A multicolored school bus has rolled into Coleman to lend a few hands, courtesy of the Lost Boys.

Alex Brown, an Indiana Wesleyan University senior from Coleman, is part of the third trio to travel the country all summer in The Lost Bus–for Lending Our Services Traveling–performing community service projects wherever they find a need. Tuesday that need was helping with construction at the Coleman Wesleyan Church’s youth center.

“After that, we actually don’t have anything specific lined up,” said the former Coleman High track and cross country standout. Their plans for today and Thursday were still gelling Tuesday but that sort of freewheeling approach has served them for 7,000 miles.

The trio learned to drive the bus in downtown Indianapolis, hit South Carolina for the wedding of one of the bus’ creators, got poison ivy while clearing brush in Arkansas, performed tons of flood cleanup in Texas, fed the homeless in New Mexico, helped others from Colorado to South Dakota, and spoke to 200 teens in Iowa on their way back to projects in Brown’s partners’ Indiana hometowns of St. John and Angola.

“A lot of it is very spontaneous,” said Brown, 21, a double major in sports management and sports ministry. They sketched out a very general route, such as “Texas,” and called ahead to find specific places that wanted their help. Their tasks have included landscaping and painting, as well as assisting groups with tornado and flood relief work. “We like to consider ourselves jacks of all trades, master of none,” he joked, but their posts have made it clear they don’t shy away from hard or filthy work.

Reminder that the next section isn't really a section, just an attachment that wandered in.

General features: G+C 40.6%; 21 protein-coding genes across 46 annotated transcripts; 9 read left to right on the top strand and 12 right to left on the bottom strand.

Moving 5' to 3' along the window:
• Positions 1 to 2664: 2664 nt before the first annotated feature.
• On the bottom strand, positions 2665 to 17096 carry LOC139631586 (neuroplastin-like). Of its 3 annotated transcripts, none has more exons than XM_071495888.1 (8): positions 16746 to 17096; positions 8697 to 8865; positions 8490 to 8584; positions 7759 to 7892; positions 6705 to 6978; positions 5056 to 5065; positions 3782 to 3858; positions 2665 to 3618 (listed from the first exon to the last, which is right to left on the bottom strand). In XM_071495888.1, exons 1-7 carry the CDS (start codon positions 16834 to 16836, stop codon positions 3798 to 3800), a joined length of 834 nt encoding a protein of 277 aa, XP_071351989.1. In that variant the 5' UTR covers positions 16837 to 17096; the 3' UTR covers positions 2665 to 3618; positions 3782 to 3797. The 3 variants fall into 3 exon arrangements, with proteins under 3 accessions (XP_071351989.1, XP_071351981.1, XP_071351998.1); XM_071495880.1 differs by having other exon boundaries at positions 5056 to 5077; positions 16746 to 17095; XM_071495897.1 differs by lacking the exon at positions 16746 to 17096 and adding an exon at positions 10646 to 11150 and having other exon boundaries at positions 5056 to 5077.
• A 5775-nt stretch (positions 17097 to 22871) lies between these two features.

“As far as what we do, a lot of it is from networking,” he said, asking around towns they enter what needs to be done. “You can even go through a Walmart parking lot and people will come up.”

The Lost Bus took its first trip in 2011. Another member of the 2015 crew had heard about it from a presentation at his high school and kept it in mind. At IWU he recruited two fellow distance runners and they applied, interviewed and were accepted. Recruitment for a fourth team already has begun.

Right now that’s with an eye toward 2016 but that’s just the beginning. Their Facebook page says “open always,” and they mean it. Brown said, “The goal of The Lost Bus is for it not to be just a summer thing.”

The 1996 International Carpenter school bus sports a deck on top, a trailer behind and tanks underneath for propane, fresh water and wastewater. Battery banks power a refrigerator, lighting and plugged-in gadgets; solar power is on a wish list. The seats that once held 65 passengers have been replaced by three beds, a kitchen and storage space.

“The bus’s colorful appearance sends off different vibes to different people. We’ve been mistaken for all sorts of things.”

“We’ll be in Coleman all the time,” he noted of their stopover before returning to school. “If people want to see the bus, they can contact me.”

The bus itself, and the ministry, is not affiliated with any church. IWU helps them with publicity but the travel is 100 percent funded by donations–”Gas is expensive,” Brown said, laughing–and their initial funding was supplemented as they went.

“As we have traveled, there have been several people along the way, I guess they are inspired,” he noted. People who once were strangers have provided hot meals and hot showers, filled their gas tank, even performed free engine repairs. “We have been incredibly blessed.”

For more on The Lost Bus, visit www.lostbus.com or search “Lost Bus” on Facebook.

Written by Beth Bellor. Used with permission. Read original post here.